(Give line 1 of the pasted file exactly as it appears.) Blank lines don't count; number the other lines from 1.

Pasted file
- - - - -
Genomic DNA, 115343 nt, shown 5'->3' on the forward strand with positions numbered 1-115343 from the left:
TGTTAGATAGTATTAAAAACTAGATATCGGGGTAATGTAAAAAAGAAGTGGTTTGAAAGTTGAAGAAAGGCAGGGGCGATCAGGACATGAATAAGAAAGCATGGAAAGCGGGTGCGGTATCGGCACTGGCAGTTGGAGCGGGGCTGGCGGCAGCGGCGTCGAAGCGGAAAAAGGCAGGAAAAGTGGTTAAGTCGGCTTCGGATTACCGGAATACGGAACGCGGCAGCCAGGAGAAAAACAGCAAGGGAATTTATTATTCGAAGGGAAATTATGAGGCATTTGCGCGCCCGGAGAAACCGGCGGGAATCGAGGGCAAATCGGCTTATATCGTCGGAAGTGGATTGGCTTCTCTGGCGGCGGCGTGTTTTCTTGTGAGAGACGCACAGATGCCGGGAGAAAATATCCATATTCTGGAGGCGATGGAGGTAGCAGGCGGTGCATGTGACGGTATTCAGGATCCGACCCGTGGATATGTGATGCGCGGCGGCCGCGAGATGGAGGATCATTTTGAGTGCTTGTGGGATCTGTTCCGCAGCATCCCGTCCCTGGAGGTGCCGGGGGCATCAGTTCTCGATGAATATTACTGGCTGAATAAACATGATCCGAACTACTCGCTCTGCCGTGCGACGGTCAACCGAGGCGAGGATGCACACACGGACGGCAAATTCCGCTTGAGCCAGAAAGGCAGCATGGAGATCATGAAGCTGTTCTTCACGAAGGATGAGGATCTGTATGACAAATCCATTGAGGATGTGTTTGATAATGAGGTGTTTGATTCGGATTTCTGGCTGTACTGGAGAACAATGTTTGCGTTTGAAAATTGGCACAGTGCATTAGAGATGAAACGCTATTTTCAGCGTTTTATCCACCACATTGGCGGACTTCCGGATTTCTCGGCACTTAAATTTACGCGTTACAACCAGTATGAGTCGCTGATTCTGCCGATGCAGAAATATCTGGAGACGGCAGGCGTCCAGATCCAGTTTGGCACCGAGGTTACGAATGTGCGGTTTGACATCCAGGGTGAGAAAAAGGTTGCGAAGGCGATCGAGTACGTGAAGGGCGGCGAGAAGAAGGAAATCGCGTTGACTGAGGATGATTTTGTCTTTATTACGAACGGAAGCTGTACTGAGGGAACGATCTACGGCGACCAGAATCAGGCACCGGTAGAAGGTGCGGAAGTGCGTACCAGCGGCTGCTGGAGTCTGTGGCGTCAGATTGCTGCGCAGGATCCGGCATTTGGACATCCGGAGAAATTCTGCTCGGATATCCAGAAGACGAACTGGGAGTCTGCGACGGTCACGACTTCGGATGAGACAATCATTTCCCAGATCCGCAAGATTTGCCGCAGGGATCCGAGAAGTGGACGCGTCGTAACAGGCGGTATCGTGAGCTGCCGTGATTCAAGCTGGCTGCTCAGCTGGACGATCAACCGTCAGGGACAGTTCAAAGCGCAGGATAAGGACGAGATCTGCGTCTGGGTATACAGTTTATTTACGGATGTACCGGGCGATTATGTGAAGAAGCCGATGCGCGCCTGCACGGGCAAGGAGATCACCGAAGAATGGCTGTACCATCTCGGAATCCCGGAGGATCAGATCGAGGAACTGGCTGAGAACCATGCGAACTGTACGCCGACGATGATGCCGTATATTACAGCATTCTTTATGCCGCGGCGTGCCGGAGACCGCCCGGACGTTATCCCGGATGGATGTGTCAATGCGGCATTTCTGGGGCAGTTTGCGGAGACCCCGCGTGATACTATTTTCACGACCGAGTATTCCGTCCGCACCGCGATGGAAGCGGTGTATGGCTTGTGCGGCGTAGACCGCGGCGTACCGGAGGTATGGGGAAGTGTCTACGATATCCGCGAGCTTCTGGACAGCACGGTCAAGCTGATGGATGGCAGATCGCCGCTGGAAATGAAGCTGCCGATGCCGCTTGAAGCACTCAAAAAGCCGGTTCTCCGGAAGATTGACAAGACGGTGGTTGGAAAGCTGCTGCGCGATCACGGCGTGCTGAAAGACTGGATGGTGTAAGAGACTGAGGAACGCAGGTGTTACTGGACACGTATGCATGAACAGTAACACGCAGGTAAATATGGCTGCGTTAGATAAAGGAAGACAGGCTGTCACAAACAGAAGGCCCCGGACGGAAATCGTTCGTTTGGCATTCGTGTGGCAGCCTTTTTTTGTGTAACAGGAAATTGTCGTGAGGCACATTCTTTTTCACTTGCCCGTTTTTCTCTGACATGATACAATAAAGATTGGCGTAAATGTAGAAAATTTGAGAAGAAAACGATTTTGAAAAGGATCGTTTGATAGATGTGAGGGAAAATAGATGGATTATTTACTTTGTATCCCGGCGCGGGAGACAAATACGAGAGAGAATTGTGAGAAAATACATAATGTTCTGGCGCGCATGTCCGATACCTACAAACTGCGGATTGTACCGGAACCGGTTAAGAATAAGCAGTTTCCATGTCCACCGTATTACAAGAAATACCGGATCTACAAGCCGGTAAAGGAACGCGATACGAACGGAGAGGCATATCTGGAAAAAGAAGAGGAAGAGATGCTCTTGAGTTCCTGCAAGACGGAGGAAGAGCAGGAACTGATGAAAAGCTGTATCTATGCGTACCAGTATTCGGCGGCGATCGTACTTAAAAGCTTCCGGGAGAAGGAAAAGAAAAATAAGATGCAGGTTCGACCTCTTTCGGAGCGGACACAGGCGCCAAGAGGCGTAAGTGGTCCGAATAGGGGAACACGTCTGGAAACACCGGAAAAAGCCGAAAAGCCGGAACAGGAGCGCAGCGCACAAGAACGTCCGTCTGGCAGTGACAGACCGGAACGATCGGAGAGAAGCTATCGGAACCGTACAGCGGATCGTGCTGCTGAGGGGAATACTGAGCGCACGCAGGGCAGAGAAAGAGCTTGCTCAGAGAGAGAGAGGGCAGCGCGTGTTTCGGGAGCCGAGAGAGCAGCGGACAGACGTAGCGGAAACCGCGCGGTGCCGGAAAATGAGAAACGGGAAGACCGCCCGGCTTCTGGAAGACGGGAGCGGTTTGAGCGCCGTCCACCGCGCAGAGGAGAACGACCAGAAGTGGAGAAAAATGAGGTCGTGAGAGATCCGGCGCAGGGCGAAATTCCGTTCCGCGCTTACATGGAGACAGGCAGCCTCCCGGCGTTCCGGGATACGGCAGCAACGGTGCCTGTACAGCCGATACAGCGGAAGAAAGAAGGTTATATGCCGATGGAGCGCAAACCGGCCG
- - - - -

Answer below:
Genomic DNA, 115343 nt, shown 5'->3' on the forward strand with positions numbered 1-115343 from the left: